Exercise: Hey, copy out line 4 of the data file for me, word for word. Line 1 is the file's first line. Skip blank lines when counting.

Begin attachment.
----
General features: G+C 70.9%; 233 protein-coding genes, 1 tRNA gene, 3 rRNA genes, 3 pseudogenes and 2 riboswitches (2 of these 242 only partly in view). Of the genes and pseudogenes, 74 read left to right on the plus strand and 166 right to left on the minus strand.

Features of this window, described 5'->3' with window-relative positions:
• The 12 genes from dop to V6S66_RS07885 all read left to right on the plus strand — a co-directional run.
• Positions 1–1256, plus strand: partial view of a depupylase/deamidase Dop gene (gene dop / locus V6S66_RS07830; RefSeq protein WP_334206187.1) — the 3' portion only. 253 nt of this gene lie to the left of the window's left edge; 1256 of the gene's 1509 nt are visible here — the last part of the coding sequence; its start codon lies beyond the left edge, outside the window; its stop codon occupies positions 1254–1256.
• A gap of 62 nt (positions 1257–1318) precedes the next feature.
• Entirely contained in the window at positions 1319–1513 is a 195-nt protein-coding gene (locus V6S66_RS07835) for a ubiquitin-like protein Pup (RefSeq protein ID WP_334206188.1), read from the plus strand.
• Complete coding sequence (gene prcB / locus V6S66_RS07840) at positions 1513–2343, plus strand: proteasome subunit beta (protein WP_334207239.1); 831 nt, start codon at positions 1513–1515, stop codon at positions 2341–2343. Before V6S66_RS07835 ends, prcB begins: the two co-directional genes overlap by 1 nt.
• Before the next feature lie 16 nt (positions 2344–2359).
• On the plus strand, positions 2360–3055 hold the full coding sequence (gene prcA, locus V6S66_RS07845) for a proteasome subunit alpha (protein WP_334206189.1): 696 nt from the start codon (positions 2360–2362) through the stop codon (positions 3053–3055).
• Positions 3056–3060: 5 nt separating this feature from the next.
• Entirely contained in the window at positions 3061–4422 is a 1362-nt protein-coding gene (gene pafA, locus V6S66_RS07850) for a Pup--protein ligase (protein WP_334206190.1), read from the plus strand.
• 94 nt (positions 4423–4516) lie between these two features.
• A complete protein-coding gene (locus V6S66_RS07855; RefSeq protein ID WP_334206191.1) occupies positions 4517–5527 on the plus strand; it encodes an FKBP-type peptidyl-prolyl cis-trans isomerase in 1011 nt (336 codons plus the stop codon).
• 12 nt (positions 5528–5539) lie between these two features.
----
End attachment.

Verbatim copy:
• Positions 1–1256, plus strand: partial view of a depupylase/deamidase Dop gene (gene dop / locus V6S66_RS07830; RefSeq protein WP_334206187.1) — the 3' portion only. 253 nt of this gene lie to the left of the window's left edge; 1256 of the gene's 1509 nt are visible here — the last part of the coding sequence; its start codon lies beyond the left edge, outside the window; its stop codon occupies positions 1254–1256.